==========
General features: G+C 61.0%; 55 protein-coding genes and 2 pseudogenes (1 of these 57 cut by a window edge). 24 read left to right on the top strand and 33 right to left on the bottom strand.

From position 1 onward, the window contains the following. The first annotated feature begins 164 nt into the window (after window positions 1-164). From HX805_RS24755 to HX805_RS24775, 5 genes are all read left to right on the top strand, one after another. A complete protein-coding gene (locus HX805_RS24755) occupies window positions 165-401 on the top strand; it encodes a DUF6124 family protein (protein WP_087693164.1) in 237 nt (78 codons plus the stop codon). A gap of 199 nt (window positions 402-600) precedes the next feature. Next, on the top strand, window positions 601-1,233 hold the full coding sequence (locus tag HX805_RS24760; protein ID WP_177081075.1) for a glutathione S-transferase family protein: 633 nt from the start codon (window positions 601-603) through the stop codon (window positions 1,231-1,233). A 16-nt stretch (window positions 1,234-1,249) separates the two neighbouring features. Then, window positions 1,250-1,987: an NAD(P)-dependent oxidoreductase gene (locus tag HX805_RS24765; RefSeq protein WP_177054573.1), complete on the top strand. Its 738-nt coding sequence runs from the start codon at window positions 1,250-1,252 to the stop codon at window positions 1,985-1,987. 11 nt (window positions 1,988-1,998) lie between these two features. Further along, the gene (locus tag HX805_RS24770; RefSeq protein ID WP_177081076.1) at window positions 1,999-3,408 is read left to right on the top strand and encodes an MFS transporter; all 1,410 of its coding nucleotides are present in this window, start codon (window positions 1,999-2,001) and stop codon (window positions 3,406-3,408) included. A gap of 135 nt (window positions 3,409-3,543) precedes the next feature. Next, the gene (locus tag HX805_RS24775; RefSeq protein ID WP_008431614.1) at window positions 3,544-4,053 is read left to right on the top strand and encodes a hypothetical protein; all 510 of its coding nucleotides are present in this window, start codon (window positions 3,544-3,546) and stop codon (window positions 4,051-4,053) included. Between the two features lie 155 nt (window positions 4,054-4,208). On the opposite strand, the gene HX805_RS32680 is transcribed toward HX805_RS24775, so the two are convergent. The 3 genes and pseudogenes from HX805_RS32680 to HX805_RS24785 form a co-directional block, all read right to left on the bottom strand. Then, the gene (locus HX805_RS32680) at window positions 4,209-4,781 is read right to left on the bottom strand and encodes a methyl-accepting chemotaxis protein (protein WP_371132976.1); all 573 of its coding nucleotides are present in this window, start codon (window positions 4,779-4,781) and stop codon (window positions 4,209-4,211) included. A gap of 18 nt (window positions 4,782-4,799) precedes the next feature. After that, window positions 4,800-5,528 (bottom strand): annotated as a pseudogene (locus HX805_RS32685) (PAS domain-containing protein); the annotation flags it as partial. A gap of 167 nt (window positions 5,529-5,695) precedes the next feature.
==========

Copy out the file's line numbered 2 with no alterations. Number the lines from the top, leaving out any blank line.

From position 1 onward, the window contains the following. The first annotated feature begins 164 nt into the window (after window positions 1-164). From HX805_RS24755 to HX805_RS24775, 5 genes are all read left to right on the top strand, one after another. A complete protein-coding gene (locus HX805_RS24755) occupies window positions 165-401 on the top strand; it encodes a DUF6124 family protein (protein WP_087693164.1) in 237 nt (78 codons plus the stop codon). A gap of 199 nt (window positions 402-600) precedes the next feature. Next, on the top strand, window positions 601-1,233 hold the full coding sequence (locus tag HX805_RS24760; protein ID WP_177081075.1) for a glutathione S-transferase family protein: 633 nt from the start codon (window positions 601-603) through the stop codon (window positions 1,231-1,233). A 16-nt stretch (window positions 1,234-1,249) separates the two neighbouring features. Then, window positions 1,250-1,987: an NAD(P)-dependent oxidoreductase gene (locus tag HX805_RS24765; RefSeq protein WP_177054573.1), complete on the top strand. Its 738-nt coding sequence runs from the start codon at window positions 1,250-1,252 to the stop codon at window positions 1,985-1,987. 11 nt (window positions 1,988-1,998) lie between these two features. Further along, the gene (locus tag HX805_RS24770; RefSeq protein ID WP_177081076.1) at window positions 1,999-3,408 is read left to right on the top strand and encodes an MFS transporter; all 1,410 of its coding nucleotides are present in this window, start codon (window positions 1,999-2,001) and stop codon (window positions 3,406-3,408) included. A gap of 135 nt (window positions 3,409-3,543) precedes the next feature. Next, the gene (locus tag HX805_RS24775; RefSeq protein ID WP_008431614.1) at window positions 3,544-4,053 is read left to right on the top strand and encodes a hypothetical protein; all 510 of its coding nucleotides are present in this window, start codon (window positions 3,544-3,546) and stop codon (window positions 4,051-4,053) included. Between the two features lie 155 nt (window positions 4,054-4,208). On the opposite strand, the gene HX805_RS32680 is transcribed toward HX805_RS24775, so the two are convergent. The 3 genes and pseudogenes from HX805_RS32680 to HX805_RS24785 form a co-directional block, all read right to left on the bottom strand. Then, the gene (locus HX805_RS32680) at window positions 4,209-4,781 is read right to left on the bottom strand and encodes a methyl-accepting chemotaxis protein (protein WP_371132976.1); all 573 of its coding nucleotides are present in this window, start codon (window positions 4,779-4,781) and stop codon (window positions 4,209-4,211) included. A gap of 18 nt (window positions 4,782-4,799) precedes the next feature. After that, window positions 4,800-5,528 (bottom strand): annotated as a pseudogene (locus HX805_RS32685) (PAS domain-containing protein); the annotation flags it as partial. A gap of 167 nt (window positions 5,529-5,695) precedes the next feature.